The SOMM Journal

February / March 2016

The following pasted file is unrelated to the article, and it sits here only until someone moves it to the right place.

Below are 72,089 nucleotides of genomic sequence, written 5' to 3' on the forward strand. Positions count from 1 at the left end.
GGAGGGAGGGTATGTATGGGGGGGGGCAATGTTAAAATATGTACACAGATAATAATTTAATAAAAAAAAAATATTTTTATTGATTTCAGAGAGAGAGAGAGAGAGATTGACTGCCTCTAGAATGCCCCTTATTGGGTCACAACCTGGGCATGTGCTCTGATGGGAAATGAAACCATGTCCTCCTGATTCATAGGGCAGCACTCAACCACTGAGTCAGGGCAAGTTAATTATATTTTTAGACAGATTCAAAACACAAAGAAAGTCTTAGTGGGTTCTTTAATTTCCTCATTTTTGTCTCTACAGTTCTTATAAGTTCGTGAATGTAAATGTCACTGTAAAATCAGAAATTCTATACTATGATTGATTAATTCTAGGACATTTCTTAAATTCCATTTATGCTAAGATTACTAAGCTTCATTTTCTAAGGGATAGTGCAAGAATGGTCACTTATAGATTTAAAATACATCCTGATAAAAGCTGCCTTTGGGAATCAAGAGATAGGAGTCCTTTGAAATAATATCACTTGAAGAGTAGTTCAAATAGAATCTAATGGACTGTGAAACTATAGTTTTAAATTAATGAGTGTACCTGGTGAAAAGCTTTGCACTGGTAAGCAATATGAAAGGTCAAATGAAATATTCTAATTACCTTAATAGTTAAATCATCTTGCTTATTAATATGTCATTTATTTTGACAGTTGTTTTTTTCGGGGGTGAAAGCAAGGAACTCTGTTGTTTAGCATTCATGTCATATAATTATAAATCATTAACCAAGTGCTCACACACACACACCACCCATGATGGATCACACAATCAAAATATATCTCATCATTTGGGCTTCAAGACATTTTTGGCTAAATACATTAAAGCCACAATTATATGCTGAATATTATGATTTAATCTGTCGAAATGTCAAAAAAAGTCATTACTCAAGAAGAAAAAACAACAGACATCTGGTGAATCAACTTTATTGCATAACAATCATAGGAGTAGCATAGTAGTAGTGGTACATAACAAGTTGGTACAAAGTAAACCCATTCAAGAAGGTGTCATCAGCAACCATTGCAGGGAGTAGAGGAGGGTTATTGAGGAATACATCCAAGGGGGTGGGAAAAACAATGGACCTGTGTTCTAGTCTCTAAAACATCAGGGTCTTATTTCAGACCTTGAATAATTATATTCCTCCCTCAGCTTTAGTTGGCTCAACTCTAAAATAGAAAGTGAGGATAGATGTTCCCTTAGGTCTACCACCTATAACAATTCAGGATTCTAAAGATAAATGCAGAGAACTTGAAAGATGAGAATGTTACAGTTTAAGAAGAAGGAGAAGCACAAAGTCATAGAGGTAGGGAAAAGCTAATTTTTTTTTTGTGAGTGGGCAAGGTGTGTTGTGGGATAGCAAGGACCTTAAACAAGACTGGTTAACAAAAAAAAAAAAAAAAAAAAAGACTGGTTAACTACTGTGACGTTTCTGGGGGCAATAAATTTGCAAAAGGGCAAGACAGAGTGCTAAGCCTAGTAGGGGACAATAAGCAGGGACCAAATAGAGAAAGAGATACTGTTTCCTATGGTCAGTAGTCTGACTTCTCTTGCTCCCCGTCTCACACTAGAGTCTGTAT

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{ }  69 Reustle is the head winemaker at Reustle- Prayer Rock Vineyards. His love affair with wine dates back to his days running a marketing firm while living in Bucks County, Pennsylvania. He had the creative idea to host client networking events around wine tastings, and with good wine and friendly camaraderie came new business. Eventually, the firm was so successful it merged with a publicly traded company and Reustle was able to cash out to pursue his dream of making wine. Reustle and his wife Gloria moved West and he spent a year looking at appellations from Temecula up to Walla Walla, when he stumbled upon a 146-acre property in the Umpqua Valley. "I had never heard of the Umpqua Valley," he said, "and it was really known as the timber capital of the world." But once he saw the land, which was being reforested with Douglas fir trees, he noticed the contours—gorgeous south-facing slopes that reminded him of rolling vineyards he'd seen in Burgundy. Reustle crammed in two weeks of soil and climate studies, bought the property, and moved his wife and their two children to Oregon. "It was a Jed Clampett move feeling," said Reustle. In 2001, they cleared the land, put in roads, a pond, irrigation and a year later planted ten acres adding four to six more each year until vines covered 40 acres, yielding roughly 8,000 cases annually. Armed with experience working tractors in orchards in his youth, Reustle also taught himself to make wine. He learned most everything from textbooks and also hired reputable consultants like Joe Dobbes, of Dobbes Family Estate in Dundee, Oregon, and one of the world's leading viticulturists, Dr. Richard Smart, author of Sunlight into Wine. Reustle also hired Dr. Gregory Jones to produce a climate study of his property based on Jones's work around the Winkler Heat Index (see the July-June 2015 and August-September 2015 issues of The SOMM Journal for our ongoing series on climate-change featuring Dr. Jones). On Dr. Jones's recommendations, Reustle planted Range 4 grapes—ideal for Semillon, Merlot and Tempranillo—but he also decided to plant grapes that fall into Ranges 3 and 5: Pinot Noir, Grüner Veltliner, Syrah, Viognier and Muscat, among others. And as evidenced by the winery's nearly 500 medals and 6 Nations Challenge first place prize, their Syrahs and Grüners are outperforming the rest (it's interesting to note that in 2005, Reustle was the first winery in the varietally label a wine as Grüner Veltliner). In 2010, Reustle hired Wade Smith to help with marketing and graphic design and two years later pro - moted him to Assistant Winemaker. "We're a small company," said Reustle; "we all do a bit of everything." Their Syrah grapes, planted to clones 383, 877, 470, Clone Noir and Clone Shiraz, are hand-picked in mornings by friends from church groups in the community, then go into four- to six-day cold soaks, with daily punch-downs during fermentation before aging in new and used French and American oak. Grüner grapes are whole- cluster pressed in tank immediately, inocu - lated and fermented at low temperatures for a couple of months. In recent years, Reustle notes, millions of investment dollars have begun pouring into the Umpqua Valley and says "we're beginning to see there are quality wineries here making world class wines." And with an abundance of water, good labor force, and a new program in viticulture and state- of-the-art facility at Umpqua Community College, we just might be seeing and hear - ing a lot more from these Oregonians. TASTING REPORT All prices are suggested retail. Reustle 2014 Grüner Veltliner "Smaragd," Prayer Rock Vineyards, Umpqua Valley, Oregon ($32) Classic lanolin and wet wool; bright citrus and gorgeous flinty minerality on nose and palate; mouth-tingling acidity. Reustle 2013 Grüner Veltliner, Revelation & Sorek Bloc, Prayer Rock Vineyards, Umpqua Valley, Oregon ($24) A weightier wine from this bloc; ripe pear and green apple skin; same bright mineral character ; more chalky than flinty and great acidity. Reustle 2009 Grüner Veltliner, Revelation & Sorek Bloc, Prayer Rock Vineyards, Umpqua Valley, Oregon ($24) Hints of smoke and flint on the nose and wet wool; yellow apples and ripe pear ; that flinty minerality carries through with nice acidity and sumptuous lingering finish. Reustle 2013 Syrah, Masada Bloc, Prayer Rock Vineyards, Umpqua Valley, Oregon ($32) Gorgeously perfumed nose of rose petals; raspberry and black cherry; sweet spice; juicy on the palate with supple tannins; beau- tiful fresh red berry and black cherry fruit; long cocoa finish. Reustle 2012 Winemakers Reserve Syrah, Prayer Rock Vineyards, Umpqua Valley, Oregon ($39) Red berry and blueberry compote; white pepper ; smoked meats and dried violets; incred- ibly supple tannins; red berry character, violets, lavender, wild herbs and a touch of licorice. 6 Nations Wine Challenge Double Gold winner tied for 3rd place. Reustle 2012 Syrah, Masada Bloc, Prayer Rock Vineyards, Umpqua Valley, Oregon ($32) Brambly, red currants, black pepper, pretty red floral notes; delicate black and blue fruit; tobacco spice, cocoa, wild herbs and espresso on a long finish. 6 Nations Wine Challenge 1st place winner

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